Nearly a century after Mark Twain’s death, a long undiscovered play by the legendary humorist revealed that Twain had plenty more laughs to deliver. This summer, the Falls Church area’s Providence Players will be bringing that recently uncovered work to the stage.
“Is He Dead?” was found by Twain scholar Shelley Fisher Fishkin within the deceased author’s papers and it was later published in 2003. Playwright David Ives adapted the play for a modern audience, and it debuted on Broadway in the winter of 2007.
Director Beth Hughes-Brown said the play made such an impression upon the Providence Players when they read it that they had to put it on.
“People just couldn’t stop laughing,” Hughes-Brown said. “It was just like, ‘OK, we have to do this now.’”
That humor comes from the farcical antics of a cross-dressing artist faking his own death to gain some fame and to make his paintings more profitable.
Jean-François Millet, a French painter and contemporary to Twain, is fictionalized as the lead in the play. Millet’s artist friends concoct a scheme to repay a greedy and underhanded art dealer to whom the group is indebted. The artists decide to fake Millet’s death, despite Millet’s protests, and disguise the artist to guard the secret that Millet is alive.
Enter Daisy Tillou, who is passed off as Millet’s widowed twin sister, but is actually the artist himself dressed and acting – not always convincingly – as a woman.
Millet and Tillou are played by Falls Church’s own Patrick David who, at a towering 6-foot-3 height, was not easy to costume as The Widow Tillou.
“With all of the, shall we say, accoutrements that I have to put on, it’s quite a spectacle,” David said, referencing the chest piece that gives the actor a more matronly shape as Tillou, among other pieces. “And it’s hot!” he adds with a laugh.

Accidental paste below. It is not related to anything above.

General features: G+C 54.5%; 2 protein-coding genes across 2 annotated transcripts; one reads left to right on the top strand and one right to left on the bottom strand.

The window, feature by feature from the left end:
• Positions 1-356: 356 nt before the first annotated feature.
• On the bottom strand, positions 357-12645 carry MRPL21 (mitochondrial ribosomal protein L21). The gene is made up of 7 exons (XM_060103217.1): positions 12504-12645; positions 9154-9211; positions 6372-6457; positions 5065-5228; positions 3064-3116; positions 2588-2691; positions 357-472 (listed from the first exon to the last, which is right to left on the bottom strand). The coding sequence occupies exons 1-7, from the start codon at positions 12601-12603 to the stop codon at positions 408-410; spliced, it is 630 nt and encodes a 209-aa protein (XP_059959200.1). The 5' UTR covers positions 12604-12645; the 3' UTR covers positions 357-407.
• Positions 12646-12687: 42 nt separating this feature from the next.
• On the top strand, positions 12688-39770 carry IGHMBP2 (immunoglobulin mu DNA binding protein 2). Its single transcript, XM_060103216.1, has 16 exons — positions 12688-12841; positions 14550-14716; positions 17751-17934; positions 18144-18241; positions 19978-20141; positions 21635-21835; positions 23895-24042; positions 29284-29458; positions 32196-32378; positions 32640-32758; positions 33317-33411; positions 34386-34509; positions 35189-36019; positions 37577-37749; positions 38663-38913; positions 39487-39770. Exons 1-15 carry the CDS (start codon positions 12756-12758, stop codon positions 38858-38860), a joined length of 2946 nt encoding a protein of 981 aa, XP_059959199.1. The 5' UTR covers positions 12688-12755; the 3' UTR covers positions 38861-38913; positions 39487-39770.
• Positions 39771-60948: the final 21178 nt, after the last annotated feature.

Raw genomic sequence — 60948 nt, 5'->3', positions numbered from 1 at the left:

David was Hughes-Brown’s pick to play the lead role because of the humor he brought to his audition. The funniest person was going to be her Millet, Hughes-Brown said, and David was that actor. He went as far as he could with the comedy in his audition, and it’s been the strategy of the actor and director to go all-out with his comedic portrayal and only rein it in if need be.
Despite playing the character whose ruse raises the title’s question, David stresses that the play relies on the comedic talents of all of the actors working under Hughes-Brown’s direction.
“She is a director with impeccable comedic timing,” David said.
David is just one in a 16-person cast that both the actor and director praised for their comedic abilities.
“They play off of each other brilliantly,” Hughes-Brown said of the actors who play the four artists at the center of the deception. “They have a chemistry that is just a delight to work with. They’re so funny in rehearsals.” So funny, in fact, that Hughes-Brown says those involved with the show watch the rehearsal whenever they can and laugh throughout, which is to her a sign that the group has a hit on its hands.
The play will close the Providence Players’ 15th anniversary season, and its director hopes that “Is He Dead?” ends the season with a laugh – because she says that’s just what the D.C. area needs.
“I love it when people laugh at my stuff,” Hughes-Brown said. “My day job is stressful and when I have an opportunity to do for others what works for me – which is a good belly laugh – for the stressed-out population of Northern Virginia and D.C., it’s a real gift.”
“Is He Dead?” runs May 31 – June 15. Performances are scheduled for 7:30 p.m. on Thursdays, Fridays, and Saturdays, with Sunday matinees at 2 p.m. on June 2 and 9. The play will be performed at The James Lee Community Center Theater, 2855 Annandale Road, Falls Church. Tickets are $18 for general admission and $15 for students and seniors. For more information, visit providenceplayers.org or call 703-425-6782.